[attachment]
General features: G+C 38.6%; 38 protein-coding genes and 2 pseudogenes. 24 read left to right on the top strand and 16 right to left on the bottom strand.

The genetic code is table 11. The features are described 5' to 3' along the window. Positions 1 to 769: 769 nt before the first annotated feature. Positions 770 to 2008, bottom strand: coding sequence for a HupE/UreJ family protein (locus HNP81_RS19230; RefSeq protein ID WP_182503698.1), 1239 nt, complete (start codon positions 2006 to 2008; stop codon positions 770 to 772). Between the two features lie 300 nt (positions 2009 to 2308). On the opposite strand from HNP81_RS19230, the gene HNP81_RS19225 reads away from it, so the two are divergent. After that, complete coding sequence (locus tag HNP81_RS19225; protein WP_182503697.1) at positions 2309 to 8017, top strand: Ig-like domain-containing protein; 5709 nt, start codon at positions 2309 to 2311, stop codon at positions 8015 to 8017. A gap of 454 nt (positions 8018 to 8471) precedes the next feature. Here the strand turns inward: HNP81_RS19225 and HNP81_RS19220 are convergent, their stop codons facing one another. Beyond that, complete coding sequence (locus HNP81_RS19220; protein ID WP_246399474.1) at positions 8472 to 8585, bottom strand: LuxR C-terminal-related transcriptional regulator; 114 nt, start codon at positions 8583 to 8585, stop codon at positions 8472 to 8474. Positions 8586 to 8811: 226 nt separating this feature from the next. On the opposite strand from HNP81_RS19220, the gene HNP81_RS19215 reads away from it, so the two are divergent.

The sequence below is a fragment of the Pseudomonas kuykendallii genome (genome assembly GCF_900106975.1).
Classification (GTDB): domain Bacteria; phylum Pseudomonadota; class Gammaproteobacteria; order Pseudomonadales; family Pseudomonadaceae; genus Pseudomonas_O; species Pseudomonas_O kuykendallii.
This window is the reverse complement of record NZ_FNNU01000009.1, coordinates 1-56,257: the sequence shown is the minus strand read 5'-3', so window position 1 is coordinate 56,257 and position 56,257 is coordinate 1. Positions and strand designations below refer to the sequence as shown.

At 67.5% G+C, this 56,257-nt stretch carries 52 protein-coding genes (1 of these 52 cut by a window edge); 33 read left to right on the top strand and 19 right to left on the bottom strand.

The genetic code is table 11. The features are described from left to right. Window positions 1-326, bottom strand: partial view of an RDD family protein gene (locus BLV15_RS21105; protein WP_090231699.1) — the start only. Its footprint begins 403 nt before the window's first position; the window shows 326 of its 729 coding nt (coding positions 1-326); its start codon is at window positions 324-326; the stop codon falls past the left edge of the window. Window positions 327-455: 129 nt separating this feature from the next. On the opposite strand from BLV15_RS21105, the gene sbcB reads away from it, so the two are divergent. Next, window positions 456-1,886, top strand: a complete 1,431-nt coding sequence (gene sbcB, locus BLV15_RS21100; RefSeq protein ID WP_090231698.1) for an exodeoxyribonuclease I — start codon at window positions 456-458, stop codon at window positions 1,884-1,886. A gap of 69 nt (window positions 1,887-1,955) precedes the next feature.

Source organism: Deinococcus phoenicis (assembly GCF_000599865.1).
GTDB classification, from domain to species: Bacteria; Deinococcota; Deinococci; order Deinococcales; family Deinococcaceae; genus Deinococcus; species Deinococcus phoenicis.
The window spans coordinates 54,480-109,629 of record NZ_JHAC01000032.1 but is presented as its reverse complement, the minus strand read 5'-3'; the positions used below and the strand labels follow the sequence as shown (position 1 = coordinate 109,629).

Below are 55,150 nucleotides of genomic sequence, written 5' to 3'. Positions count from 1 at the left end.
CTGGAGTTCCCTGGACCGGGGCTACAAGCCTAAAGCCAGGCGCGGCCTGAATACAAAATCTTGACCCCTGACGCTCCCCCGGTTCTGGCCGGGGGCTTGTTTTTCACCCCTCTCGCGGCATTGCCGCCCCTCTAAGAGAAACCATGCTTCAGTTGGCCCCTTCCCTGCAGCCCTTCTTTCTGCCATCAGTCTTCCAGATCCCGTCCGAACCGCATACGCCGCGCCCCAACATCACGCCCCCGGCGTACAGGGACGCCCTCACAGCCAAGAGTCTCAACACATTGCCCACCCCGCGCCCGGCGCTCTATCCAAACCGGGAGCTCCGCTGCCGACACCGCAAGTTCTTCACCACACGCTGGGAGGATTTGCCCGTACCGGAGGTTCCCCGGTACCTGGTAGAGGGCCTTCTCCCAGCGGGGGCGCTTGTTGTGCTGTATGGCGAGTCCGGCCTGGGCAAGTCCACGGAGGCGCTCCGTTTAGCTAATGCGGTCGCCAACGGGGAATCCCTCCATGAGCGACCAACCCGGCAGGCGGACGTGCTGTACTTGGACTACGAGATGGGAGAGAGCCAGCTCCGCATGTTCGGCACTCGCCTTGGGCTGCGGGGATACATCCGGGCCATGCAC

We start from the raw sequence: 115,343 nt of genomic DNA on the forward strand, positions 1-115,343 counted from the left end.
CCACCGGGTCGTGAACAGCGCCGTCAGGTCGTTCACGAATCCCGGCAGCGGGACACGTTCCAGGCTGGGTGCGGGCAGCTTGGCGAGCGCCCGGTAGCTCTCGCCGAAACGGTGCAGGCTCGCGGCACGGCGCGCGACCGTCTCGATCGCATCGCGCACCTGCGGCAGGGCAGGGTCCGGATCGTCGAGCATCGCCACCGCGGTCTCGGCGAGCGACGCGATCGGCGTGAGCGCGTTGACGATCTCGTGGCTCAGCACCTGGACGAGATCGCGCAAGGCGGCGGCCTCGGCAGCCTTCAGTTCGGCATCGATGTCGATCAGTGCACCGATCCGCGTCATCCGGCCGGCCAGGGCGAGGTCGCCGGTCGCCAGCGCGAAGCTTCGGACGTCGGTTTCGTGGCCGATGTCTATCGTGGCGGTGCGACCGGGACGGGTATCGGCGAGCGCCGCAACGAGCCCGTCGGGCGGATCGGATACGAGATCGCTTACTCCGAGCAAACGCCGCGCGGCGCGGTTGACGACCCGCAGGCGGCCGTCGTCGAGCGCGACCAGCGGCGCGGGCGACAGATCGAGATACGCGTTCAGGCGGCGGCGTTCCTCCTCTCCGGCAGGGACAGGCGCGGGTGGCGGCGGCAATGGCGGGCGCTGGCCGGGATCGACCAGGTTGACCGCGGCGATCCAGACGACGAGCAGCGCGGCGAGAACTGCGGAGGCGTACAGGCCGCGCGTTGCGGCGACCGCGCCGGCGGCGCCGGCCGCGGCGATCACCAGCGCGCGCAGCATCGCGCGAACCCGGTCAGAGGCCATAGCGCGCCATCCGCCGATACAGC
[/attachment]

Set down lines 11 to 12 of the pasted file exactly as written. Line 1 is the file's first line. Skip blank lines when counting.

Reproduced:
Below are 55,150 nucleotides of genomic sequence, written 5' to 3'. Positions count from 1 at the left end.
CTGGAGTTCCCTGGACCGGGGCTACAAGCCTAAAGCCAGGCGCGGCCTGAATACAAAATCTTGACCCCTGACGCTCCCCCGGTTCTGGCCGGGGGCTTGTTTTTCACCCCTCTCGCGGCATTGCCGCCCCTCTAAGAGAAACCATGCTTCAGTTGGCCCCTTCCCTGCAGCCCTTCTTTCTGCCATCAGTCTTCCAGATCCCGTCCGAACCGCATACGCCGCGCCCCAACATCACGCCCCCGGCGTACAGGGACGCCCTCACAGCCAAGAGTCTCAACACATTGCCCACCCCGCGCCCGGCGCTCTATCCAAACCGGGAGCTCCGCTGCCGACACCGCAAGTTCTTCACCACACGCTGGGAGGATTTGCCCGTACCGGAGGTTCCCCGGTACCTGGTAGAGGGCCTTCTCCCAGCGGGGGCGCTTGTTGTGCTGTATGGCGAGTCCGGCCTGGGCAAGTCCACGGAGGCGCTCCGTTTAGCTAATGCGGTCGCCAACGGGGAATCCCTCCATGAGCGACCAACCCGGCAGGCGGACGTGCTGTACTTGGACTACGAGATGGGAGAGAGCCAGCTCCGCATGTTCGGCACTCGCCTTGGGCTGCGGGGATACATCCGGGCCATGCAC